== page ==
“There has been constant debate over the classification of ethnic groups. Membership of an ethnic group tends to be associated with shared ancestry, history, homeland, language or dialect and cultural heritage; where the term “culture” specifically includes aspects such as religion, mythology and ritual, cuisine, dressing (clothing) style, and other factors. By the nature of the concept, ethnic groups tend to be divided into subgroups, which may themselves be or not be identified as independent ethnic groups depending on the source consulted.”

Middle ground or meeting someone part-ways (half-ways is ideal), negotiating for cooperation in community vs exiling and isolating by exclusion and neglect. This is how to avoid holy wars, and strive for peace. We can make peace with our enemies, assuming we are capable of it with our friends and families to some extent. Peace, love, and sharing are 3 great ways to practice faith in humanity, no matter our religion; and this is another ethical concept I am happy to say many people I talk to can agree on no matter their belief system. The most basic moral code being the ‘Golden Rule’, which is preferred over ‘An Eye For An Eye’; although treating others well being dependent on self-esteem and attitude (how we want to be treated) is another debate for an essay on ‘the limits of love’ probably.   [Audio Draft]

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The Problem with Taking Religion Seriously

Posted in Ethics & Morals, Religions, Uncategorized with tags , , , , , , , , , on August 27, 2019 by Drogo

Christianity forced itself on me when i was a boy, and it constantly tries to get me to submit and sacrifice to the authority of its Churches, so I feel that I always have a right to speak out about it. 

Christianity cannot help itself, it is designed to convert others. When I am critical of Christianity I do it not as a native repelling an alien invader, but as a Christian who wants to try to be something more than what tradition and convention dictated. I am constantly reminded of inescapable antiquated social limits that I will always be contained inside by living in current US culture. We can all agree on some basic ethics and habits (like washing and sleeping and cleaning), but needing one book or a god to tell us is a bit juvenile.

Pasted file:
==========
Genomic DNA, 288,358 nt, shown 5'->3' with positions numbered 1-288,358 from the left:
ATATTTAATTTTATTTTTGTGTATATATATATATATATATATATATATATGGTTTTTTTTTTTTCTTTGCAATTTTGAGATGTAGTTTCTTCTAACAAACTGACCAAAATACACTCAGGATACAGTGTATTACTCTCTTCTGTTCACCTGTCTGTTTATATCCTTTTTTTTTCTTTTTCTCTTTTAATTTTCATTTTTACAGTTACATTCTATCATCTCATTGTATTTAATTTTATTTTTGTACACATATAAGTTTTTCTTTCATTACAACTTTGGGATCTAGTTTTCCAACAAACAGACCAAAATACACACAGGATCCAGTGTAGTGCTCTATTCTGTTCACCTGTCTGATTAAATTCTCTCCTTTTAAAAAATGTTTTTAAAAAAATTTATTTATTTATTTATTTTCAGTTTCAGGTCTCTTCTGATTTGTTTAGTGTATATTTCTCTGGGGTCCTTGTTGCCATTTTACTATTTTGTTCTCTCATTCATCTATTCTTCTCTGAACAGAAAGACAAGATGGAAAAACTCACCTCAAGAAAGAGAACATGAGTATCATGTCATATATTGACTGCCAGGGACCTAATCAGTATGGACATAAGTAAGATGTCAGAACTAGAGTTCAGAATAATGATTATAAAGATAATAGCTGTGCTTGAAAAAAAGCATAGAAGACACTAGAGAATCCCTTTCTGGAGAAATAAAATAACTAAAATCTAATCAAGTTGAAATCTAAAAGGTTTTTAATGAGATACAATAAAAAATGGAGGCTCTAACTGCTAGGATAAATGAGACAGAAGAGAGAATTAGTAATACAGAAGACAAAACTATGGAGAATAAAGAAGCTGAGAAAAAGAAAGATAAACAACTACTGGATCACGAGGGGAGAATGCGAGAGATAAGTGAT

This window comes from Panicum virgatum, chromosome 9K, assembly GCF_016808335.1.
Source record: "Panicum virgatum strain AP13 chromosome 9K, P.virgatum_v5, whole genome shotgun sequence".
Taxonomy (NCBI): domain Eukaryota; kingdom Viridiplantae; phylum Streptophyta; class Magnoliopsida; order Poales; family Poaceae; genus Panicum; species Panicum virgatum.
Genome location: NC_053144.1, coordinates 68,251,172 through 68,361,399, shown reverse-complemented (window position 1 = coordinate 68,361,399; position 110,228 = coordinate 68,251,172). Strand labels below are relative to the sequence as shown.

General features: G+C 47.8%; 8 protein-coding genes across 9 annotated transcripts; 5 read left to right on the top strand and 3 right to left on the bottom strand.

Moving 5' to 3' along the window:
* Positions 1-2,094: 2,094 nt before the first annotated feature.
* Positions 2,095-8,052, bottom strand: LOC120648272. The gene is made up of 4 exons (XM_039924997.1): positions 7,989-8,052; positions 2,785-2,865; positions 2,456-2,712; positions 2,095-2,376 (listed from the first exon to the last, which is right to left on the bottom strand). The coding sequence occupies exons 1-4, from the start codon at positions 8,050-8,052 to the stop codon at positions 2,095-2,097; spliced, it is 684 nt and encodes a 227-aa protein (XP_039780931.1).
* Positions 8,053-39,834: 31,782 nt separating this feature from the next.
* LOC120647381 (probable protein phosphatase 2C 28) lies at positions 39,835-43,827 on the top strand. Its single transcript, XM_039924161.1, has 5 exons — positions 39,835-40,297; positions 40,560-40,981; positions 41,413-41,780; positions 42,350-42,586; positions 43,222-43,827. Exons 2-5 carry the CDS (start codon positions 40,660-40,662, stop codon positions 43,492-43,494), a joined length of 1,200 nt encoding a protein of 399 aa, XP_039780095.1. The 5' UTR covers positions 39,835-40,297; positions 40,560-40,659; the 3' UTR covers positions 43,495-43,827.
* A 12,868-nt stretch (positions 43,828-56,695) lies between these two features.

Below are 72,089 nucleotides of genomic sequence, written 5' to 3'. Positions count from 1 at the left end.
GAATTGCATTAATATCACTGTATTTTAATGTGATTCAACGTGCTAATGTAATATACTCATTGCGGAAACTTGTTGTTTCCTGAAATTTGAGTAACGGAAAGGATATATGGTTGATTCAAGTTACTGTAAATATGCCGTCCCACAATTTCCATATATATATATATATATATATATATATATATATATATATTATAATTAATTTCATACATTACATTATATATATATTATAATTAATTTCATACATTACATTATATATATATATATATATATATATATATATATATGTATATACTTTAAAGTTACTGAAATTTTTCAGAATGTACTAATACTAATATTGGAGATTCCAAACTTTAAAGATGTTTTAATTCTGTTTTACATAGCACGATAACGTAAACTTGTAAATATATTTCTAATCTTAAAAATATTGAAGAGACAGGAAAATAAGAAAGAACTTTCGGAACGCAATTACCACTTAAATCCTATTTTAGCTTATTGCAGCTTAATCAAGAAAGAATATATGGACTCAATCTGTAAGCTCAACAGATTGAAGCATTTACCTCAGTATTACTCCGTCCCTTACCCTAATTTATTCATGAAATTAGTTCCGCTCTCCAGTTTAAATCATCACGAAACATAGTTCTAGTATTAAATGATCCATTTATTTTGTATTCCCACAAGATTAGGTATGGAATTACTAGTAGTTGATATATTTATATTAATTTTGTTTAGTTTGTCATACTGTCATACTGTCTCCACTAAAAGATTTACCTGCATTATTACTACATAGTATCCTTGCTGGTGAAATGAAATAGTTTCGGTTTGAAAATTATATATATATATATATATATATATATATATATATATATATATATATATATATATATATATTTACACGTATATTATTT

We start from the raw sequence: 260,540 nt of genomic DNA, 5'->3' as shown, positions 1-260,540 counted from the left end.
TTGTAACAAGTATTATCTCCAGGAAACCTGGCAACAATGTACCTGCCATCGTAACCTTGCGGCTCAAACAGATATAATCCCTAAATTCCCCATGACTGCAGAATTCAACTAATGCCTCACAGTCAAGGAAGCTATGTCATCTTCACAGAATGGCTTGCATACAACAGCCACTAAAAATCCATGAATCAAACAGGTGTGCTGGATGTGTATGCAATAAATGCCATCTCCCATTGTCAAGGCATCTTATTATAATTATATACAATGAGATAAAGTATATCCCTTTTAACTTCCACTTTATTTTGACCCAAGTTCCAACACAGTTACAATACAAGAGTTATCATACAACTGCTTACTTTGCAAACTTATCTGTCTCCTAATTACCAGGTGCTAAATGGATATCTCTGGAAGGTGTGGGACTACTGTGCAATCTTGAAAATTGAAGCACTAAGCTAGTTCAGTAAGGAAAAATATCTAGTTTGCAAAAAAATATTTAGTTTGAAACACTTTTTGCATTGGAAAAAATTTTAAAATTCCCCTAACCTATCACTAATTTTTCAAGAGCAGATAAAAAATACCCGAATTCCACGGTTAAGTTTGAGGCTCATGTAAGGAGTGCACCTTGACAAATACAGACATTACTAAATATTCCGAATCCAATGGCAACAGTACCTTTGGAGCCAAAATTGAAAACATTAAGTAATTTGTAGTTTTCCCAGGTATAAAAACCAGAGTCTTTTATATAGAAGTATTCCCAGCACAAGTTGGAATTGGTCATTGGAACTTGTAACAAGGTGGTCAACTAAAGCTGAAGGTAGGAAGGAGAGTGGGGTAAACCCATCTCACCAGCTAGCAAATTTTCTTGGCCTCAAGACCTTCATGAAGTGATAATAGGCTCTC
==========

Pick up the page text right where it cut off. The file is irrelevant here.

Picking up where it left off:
Being able to resist and deconstruct Christian authority is important because it is insipid. Christianity by design gets into all aspects of culture, from churches to schools and governments. Based on the rebel family unit, the slave religion was devastating to the Roman Empire because people were peacefully protesting authority by resisting as sacrifices unwilling to function for the Empire. Rome of course solved this by adopting the slave religion as the state religion, and therefore to resist authority became Christian heresy. The Bible has several passages not only of arrogant egocentric God-level pride, but also dictates about spreading the word to the heathens, so it is constantly on a mission of conversion. If one chooses not to be a Christian in society for the past several hundred years, they must constantly be on guard and resist by every means possible, which means not only ignoring conventions, but also at times mocking the insanity of dogma. Although the Bible says that God is too jealous to be denied his power, joking about religion is certainly a good test of its power. 

This same problem of aggressive religious authority also applies to any fundamentalist religion. The problems of power are not confined to religion, but also apply to government in the form of conservative Nationalism. The Nazis did not need Jesus to act like the Popes of the Crusades.

Religious Symbols vs Political Racism

Posted in Atheist/Agnostic, Legal / Laws, news, Pagan, Religions, Uncategorized with tags , , , , , , , , , on April 23, 2018 by Drogo

Geometry is not Racist

Religious symbols of Christianity and Paganism are used by racist groups like the KKK and Nazis, but their politics are so full of hate the only religion that racist groups could really claim would be an evil type like Satanism (whose practitioners are usually better behaved than racists), since most Christians and Pagans have no racial doctrines or racist dogmas. Many of us work hard to cleanse our religious practices of those among us who seek to harm others unjustly based on aggressive hostile ignorance. Religions and cultural practices thrive that are based on good-will towards others, hospitality, and celebrating life and sharing.